Aortic Stenosis (AS)

Aortic stenosis occurs when the aortic valve didn't form properly in utero. The aortic valve, which is the valve between the left ventricle and the aorta, is narrowed. This makes it hard for the heart to pump blood to the body. A normal valve has three leaflets or cusps, but a stenotic valve may have only one cusp (unicuspid) or two cusps (bicuspid), which are thick and stiff.

Sometimes stenosis is severe and symptoms occur in infancy. Otherwise, most children with aortic stenosis have no symptoms. In some children, chest pain, unusual tiring, dizziness or fainting may occur. The need for surgery depends on how bad the stenosis is. In children, a surgeon may be able to enlarge the valve opening. Although surgery may improve the stenosis, the valve remains deformed. Eventually, the valve may need to be surgically replaced.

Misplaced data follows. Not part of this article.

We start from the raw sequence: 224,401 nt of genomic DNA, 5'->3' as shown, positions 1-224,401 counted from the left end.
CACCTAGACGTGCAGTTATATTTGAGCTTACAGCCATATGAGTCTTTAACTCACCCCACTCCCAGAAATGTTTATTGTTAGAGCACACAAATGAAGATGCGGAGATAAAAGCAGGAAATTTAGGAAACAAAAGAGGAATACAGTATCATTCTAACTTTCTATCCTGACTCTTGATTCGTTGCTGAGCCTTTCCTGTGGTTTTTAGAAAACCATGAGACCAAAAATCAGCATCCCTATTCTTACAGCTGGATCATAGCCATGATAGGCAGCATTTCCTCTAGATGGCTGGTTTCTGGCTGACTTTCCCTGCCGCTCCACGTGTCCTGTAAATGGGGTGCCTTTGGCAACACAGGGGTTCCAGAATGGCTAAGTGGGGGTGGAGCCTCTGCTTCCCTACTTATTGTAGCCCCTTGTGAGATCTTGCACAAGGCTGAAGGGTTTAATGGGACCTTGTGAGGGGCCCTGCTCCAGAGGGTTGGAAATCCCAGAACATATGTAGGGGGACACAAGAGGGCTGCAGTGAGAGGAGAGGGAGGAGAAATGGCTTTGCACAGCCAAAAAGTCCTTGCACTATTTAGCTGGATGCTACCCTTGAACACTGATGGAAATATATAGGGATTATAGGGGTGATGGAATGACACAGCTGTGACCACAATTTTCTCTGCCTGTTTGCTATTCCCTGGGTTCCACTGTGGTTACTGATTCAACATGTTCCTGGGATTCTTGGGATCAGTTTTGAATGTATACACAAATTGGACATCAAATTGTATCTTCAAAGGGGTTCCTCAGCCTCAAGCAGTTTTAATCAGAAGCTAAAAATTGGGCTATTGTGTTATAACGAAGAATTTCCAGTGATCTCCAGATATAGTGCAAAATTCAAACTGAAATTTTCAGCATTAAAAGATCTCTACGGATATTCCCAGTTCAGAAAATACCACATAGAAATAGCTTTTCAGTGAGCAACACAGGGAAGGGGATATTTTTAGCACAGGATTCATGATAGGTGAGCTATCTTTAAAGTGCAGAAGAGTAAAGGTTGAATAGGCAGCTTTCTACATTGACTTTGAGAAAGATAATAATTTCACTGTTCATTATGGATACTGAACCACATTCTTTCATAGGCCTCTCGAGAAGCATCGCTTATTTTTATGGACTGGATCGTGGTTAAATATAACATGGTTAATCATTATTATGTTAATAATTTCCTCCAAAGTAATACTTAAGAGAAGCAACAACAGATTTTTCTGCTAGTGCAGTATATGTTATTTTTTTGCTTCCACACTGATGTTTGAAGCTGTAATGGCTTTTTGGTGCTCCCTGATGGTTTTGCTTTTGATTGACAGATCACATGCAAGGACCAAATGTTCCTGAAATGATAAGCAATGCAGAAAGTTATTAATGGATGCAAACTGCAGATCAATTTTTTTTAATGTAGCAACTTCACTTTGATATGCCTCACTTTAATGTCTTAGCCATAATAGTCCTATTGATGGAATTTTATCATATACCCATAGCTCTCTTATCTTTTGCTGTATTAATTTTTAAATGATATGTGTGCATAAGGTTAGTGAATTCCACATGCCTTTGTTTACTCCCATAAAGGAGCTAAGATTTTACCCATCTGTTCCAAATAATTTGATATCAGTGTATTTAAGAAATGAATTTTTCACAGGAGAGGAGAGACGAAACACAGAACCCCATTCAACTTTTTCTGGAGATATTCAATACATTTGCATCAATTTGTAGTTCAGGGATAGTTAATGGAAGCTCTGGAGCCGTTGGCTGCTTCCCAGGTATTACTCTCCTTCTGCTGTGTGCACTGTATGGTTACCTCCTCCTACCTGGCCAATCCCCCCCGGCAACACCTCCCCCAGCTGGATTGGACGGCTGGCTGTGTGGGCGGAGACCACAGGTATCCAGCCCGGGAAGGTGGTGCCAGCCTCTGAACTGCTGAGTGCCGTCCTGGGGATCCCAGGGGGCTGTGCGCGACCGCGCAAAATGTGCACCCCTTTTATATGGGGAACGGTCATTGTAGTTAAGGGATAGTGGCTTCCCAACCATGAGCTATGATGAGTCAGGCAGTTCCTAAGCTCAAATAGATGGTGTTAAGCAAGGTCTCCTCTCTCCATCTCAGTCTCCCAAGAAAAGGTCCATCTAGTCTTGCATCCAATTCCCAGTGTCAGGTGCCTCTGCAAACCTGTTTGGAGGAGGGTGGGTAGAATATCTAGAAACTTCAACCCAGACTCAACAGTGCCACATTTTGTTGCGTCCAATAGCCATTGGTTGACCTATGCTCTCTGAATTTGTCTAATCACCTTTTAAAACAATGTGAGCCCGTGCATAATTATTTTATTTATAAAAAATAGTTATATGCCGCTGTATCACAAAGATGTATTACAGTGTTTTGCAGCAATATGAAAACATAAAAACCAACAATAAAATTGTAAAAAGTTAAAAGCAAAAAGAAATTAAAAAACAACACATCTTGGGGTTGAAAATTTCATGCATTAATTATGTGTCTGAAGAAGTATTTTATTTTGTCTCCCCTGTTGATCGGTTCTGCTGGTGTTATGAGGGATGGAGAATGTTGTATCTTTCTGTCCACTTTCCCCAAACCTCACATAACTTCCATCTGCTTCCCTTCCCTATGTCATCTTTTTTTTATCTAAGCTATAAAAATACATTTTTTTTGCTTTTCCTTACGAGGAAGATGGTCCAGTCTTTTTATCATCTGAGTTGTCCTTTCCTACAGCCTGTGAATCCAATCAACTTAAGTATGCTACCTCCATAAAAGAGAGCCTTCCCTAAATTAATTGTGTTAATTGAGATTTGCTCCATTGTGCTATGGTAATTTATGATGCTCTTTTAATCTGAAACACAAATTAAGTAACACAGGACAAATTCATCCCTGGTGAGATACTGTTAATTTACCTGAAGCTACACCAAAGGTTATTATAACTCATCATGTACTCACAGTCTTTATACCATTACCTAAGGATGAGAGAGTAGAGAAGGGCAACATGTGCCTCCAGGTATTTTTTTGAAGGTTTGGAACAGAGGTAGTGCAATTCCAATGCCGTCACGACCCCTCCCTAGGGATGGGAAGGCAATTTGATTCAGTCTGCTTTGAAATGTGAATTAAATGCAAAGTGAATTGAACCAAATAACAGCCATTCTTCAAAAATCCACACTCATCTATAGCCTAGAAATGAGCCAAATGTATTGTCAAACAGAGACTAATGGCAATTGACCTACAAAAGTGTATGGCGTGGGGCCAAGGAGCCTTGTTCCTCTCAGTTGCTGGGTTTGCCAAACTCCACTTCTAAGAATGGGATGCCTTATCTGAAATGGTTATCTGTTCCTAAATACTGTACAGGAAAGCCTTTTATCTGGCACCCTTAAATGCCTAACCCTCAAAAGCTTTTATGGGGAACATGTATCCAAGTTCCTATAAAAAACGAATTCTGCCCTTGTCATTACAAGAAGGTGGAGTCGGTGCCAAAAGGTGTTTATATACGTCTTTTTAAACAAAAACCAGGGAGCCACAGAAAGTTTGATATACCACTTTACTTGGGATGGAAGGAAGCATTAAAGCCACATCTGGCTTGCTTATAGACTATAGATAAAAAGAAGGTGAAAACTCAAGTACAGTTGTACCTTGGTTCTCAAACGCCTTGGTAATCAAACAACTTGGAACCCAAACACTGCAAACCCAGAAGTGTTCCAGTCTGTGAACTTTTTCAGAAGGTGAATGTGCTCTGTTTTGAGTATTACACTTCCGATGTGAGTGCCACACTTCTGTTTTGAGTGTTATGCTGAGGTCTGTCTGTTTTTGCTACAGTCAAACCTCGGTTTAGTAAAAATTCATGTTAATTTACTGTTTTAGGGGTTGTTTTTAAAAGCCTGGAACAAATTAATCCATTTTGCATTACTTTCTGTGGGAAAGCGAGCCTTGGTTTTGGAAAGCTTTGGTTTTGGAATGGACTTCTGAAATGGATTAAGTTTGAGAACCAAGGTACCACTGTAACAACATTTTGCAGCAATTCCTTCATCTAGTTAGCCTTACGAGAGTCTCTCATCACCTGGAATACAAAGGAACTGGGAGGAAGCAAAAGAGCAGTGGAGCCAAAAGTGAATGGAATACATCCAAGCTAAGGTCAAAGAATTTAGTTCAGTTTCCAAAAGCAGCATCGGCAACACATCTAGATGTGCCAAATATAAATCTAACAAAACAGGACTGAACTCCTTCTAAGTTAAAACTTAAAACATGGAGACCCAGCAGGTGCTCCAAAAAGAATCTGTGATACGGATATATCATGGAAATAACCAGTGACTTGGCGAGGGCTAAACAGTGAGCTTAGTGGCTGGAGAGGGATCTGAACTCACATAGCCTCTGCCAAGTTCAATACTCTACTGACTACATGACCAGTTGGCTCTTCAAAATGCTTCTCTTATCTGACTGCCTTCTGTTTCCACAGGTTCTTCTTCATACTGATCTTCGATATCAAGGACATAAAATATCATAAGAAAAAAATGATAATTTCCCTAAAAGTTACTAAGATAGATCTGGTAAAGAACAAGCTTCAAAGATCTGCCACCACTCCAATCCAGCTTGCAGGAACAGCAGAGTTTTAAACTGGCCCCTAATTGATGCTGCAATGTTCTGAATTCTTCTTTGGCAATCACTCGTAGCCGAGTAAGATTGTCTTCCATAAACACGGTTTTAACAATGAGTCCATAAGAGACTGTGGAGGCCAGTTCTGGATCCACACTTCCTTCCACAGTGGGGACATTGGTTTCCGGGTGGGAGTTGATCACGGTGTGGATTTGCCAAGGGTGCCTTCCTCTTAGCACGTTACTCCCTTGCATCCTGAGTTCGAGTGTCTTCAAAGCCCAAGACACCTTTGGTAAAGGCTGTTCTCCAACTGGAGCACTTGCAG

A procedure called balloon valvuloplasty has been used in some children with aortic stenosis. The long-term results of this procedure are still being studied. Children with aortic stenosis need lifelong medical follow-up. Even mild stenosis may worsen over time, and surgical relief of a blockage is sometimes incomplete. Check with your pediatric cardiologist about limiting some kinds of exercise.

People with aortic stenosis, before and after treatment, are at risk for getting an infection of the valve (endocarditis). To help prevent this, they'll need to take antibiotics before certain dental and surgical procedures.

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